Agreements in restraints of trade are generally void unless they comply with the procedures of § 542.335, Florida Statutes. The statute requires that any agreement restraining trade, such as a non-compete or non-solicitation agreement, be supported by a “legitimate business interest.” An agreement restraining trade can only be enforced to the extent that the agreement protects this legitimate business interest. It is therefore critical that litigants be familiar with what qualifies as a “legitimate business interest.” The Florida Supreme Court has established that referral sources can qualify as something that can be a protectible legitimate business interest. Peter Mavrick is a Miami non-compete attorney and business litigation attorney who has extensive experience with non-compete litigation.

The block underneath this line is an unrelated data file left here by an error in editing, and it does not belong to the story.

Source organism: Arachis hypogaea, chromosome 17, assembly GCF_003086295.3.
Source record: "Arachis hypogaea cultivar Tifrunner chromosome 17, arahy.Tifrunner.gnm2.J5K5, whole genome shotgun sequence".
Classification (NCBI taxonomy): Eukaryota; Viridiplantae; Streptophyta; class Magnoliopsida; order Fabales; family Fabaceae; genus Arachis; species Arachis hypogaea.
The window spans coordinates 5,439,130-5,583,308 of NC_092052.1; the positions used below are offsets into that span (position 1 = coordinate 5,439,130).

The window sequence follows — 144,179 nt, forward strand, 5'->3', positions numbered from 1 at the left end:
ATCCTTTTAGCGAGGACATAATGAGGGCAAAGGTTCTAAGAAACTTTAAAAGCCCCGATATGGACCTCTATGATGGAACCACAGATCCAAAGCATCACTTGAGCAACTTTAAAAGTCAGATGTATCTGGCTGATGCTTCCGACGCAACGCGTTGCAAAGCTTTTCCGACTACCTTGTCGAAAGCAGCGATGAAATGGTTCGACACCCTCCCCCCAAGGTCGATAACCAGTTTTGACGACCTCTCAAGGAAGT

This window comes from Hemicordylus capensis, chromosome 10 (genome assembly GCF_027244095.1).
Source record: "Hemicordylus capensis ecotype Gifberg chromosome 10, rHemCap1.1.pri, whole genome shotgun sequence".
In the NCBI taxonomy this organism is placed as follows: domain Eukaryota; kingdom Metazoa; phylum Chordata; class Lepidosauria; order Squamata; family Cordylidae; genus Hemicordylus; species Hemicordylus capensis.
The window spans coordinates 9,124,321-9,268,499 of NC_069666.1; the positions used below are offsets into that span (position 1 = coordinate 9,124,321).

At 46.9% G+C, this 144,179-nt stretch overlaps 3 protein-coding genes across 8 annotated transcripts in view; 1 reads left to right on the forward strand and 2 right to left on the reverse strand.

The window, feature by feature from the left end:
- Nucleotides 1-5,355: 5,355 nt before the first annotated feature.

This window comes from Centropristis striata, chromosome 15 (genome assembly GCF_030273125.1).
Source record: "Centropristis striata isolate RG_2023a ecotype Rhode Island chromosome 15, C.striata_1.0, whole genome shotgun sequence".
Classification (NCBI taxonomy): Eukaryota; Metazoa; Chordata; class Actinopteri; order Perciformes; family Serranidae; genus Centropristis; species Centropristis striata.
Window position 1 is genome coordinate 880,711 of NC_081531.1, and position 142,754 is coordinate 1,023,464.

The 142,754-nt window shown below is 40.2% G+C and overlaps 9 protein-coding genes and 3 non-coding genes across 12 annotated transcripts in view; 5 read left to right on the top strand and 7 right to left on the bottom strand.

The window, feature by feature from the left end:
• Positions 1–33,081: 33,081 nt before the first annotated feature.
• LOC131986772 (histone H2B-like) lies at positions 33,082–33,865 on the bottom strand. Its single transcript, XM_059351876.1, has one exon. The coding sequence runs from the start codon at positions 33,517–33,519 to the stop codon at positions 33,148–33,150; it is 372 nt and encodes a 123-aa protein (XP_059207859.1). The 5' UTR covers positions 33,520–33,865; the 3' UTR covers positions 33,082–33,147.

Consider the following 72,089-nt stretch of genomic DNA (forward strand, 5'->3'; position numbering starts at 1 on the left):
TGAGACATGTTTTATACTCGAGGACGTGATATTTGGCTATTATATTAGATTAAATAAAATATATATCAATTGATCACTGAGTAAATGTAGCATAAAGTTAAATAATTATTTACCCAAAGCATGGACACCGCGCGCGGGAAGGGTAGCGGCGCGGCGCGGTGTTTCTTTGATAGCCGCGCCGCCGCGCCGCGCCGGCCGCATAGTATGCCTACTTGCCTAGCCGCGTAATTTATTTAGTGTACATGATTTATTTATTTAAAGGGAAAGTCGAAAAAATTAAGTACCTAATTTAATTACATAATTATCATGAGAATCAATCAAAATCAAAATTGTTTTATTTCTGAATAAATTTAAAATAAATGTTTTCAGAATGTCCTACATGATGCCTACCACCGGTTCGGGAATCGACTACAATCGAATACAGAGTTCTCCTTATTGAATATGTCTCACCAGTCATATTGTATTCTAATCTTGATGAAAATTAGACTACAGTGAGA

Florida’s non-compete laws are very pro-employer in comparison to most of the United States. Norman D. Bishara, Fifty Ways to Leave Your Employer: Relative Enforcement of Covenants Not to Compete, Trends, and Implications for Employee Mobility Policy, 13 U. Pa. J. Bus. L.751 (Spring 2011). Nevertheless, Florida courts will not enforce a non-compete agreement unless it strictly complies with the requirements of Florida statutes.
Under Florida law, generally, “[e]very contract, combination, or conspiracy in restraint of trade or commerce in this state is unlawful.” Fla. Stat. § 542.18. The exception is found in the express statutory authority found in § 542.335, Florida Statutes. In pertinent part, § 542.335, Florida Statutes provides: